FARGO - Rep. Collin Peterson, D-Minn., said a Republican push to expand work requirements for a food assistance program has brought farm bill negotiations to a standstill and endangers the sugar program and crop insurance.

Republican members of the House Agriculture Committee are pressing for a work requirement for recipients of Supplemental Nutrition Assistance Program (SNAP) benefits that would apply to able-bodied people up to age 65. The program now has work requirements for recipients ages 18 to 49.

Peterson, the ranking member of the House Agriculture Committee, said House Republicans' hard line on the issue is foolish in light of the fact that the Republican chairman of the Senate Agriculture Committee has said he will not include the provision.

Yet the move risks unraveling a coalition that, in passing previous farm bills, has agreed to support the sugar program and crop insurance in return for support for the food assistance program.

"I think he's making a mistake," Peterson said on Tuesday, April 10, referring to Rep. Mike Conaway, R-Texas, the chairman of the House Agriculture Committee and a proponent of extending the work requirement for SNAP. "I told the chairman this was not going to fly."

Because of the dispute over the work requirements - which prompted Democratic House leaders to instruct Peterson to stop negotiating over the new farm bill - the current farm bill likely will be extended, Peterson said.

During hearings for the current farm bill, including 23 hearings on the food assistance program, there was no support for extending the work program to those up to age 65, Peterson said. Expanding the work requirement would affect an estimated 3 million older Americans, he said, and the job training program that would accompany the work mandate would cost $7 billion.

"It's a waste of resources in my opinion," Peterson said.

The average payment under the food assistance program is $100 a month, but the work provision would require 80 hours of attendance at a job training program.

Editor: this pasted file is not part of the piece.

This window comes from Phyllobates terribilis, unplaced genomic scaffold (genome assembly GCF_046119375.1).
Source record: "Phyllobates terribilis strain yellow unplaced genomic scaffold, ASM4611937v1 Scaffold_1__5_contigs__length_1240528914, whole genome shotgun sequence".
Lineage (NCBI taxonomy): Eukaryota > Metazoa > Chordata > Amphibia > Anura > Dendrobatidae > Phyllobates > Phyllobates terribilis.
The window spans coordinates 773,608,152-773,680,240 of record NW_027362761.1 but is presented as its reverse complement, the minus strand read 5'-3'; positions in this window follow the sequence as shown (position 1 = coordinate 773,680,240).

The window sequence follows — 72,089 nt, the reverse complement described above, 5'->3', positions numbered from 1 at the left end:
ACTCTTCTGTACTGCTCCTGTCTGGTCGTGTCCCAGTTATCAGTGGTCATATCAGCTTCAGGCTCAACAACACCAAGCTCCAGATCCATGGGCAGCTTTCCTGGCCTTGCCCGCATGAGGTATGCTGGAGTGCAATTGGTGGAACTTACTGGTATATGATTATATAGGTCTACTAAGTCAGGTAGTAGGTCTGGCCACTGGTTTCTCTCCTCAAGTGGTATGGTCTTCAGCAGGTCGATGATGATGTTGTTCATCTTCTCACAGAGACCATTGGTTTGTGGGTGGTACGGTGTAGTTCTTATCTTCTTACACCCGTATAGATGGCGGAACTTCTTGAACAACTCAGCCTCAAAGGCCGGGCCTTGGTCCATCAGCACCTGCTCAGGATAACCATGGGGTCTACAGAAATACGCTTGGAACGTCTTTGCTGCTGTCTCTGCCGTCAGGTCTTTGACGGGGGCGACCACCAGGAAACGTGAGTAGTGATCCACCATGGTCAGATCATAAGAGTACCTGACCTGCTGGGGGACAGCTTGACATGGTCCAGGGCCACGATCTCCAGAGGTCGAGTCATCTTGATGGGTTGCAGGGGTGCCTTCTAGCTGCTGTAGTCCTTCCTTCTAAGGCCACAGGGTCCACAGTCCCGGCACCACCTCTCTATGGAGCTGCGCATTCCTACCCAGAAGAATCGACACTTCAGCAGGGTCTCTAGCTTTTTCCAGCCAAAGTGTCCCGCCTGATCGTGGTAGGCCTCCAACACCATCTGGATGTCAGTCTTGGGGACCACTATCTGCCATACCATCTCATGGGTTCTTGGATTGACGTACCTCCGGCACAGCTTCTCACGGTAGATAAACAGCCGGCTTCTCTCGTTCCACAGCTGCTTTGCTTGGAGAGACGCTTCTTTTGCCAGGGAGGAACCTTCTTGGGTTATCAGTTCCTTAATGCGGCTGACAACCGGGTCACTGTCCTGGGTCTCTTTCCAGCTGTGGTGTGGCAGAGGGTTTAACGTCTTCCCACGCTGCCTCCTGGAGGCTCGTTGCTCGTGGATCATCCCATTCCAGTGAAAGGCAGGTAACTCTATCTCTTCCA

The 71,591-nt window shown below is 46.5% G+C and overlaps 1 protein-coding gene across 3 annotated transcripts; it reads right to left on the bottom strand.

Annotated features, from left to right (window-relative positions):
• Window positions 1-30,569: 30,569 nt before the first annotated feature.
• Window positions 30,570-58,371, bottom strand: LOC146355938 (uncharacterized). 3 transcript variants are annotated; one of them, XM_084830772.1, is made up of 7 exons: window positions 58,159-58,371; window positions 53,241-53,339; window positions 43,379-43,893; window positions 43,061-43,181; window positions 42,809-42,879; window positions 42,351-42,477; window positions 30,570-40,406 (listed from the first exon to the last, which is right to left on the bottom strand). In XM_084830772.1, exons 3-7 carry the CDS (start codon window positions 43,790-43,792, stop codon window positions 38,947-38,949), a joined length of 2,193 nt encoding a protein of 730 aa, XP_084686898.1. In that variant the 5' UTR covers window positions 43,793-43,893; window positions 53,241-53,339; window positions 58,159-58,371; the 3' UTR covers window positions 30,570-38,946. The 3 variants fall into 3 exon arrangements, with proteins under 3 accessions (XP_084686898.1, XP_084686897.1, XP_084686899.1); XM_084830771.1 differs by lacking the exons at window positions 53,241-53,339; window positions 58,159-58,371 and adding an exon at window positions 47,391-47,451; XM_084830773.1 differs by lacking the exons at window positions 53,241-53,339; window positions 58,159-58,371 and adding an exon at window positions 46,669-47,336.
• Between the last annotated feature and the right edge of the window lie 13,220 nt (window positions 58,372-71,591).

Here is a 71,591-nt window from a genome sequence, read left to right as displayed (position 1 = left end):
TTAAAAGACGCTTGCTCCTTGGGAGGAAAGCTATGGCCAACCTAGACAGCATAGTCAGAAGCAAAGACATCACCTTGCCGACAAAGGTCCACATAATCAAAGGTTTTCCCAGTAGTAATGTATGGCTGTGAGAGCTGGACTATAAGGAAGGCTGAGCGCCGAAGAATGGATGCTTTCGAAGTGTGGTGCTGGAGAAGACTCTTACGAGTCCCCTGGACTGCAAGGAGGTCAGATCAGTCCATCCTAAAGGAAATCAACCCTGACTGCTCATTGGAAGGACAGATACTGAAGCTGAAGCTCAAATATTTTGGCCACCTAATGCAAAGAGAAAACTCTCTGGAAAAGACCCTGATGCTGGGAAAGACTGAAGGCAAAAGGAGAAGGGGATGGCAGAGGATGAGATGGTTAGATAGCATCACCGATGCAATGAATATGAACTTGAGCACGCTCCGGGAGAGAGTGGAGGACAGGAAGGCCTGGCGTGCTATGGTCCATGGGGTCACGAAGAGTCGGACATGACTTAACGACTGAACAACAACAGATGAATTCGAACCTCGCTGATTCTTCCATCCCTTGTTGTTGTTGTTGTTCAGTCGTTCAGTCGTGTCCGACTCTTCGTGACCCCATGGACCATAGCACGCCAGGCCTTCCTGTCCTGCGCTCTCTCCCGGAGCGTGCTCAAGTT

"This really isn't about training anybody," Peterson said, adding that he believes the real intent is to pressure recipients to drop out of the assistance program. "They're going after the old Republican talking points that there's a lot of lazy people," he added.

A dispute over food assistance - which accounts for 80 percent of farm bill spending - almost derailed the 2013 farm bill.

"Any effort to separate farm programs from nutrition programs threatens the rural-urban coalition that has kept the Farm Bill a bipartisan effort for years," Sen. Heidi Heitkamp, D-N.D., a member of the Senate Agriculture Committee, said in a statement. "Slashing nutrition assistance for vulnerable Americans is not the way to support our farmers or help those struggling to put food on the table for themselves and their families."

In 2016, there were 54,000 North Dakotans on the food assistance program. About 73 percent were families with children and 33 percent had family members who are elderly or disabled, said Heitkamp, who added that she will fight to support the needy families as well as farmers and ranchers.

Sen. Tina Smith, D-Minn., also a member of the Senate Agriculture Committee, agreed with Peterson and Heitkamp that "attacks" on the nutrition program were dangerous to the farm bill's bipartisan support.

"As I travel around the state, meeting with members of my Farm Bill working group, I constantly hear how the nutrition programs are integral to the Farm Bill - including from groups like the Farmers Union and the Farm Bureau," Smith said in a statement. "Any attacks to the nutrition title threatens the entire Farm Bill. The Farm Bill has historically been very bipartisan, and I hope that we can continue that tradition."

Sen. John Hoeven, R-N.D., also a member of the Senate Agriculture Committee, said both nutrition assistance and recipient accountability are important - but so is reaching an agreement.

"Our goals for SNAP are to help low-income individuals who need it for assistance, but also to make sure the program has good accountability and encourages self-sufficiency," Hoeven said in a statement. "Job requirements where appropriate can be part of it, but we need to find agreement and move forward on a strong farm bill."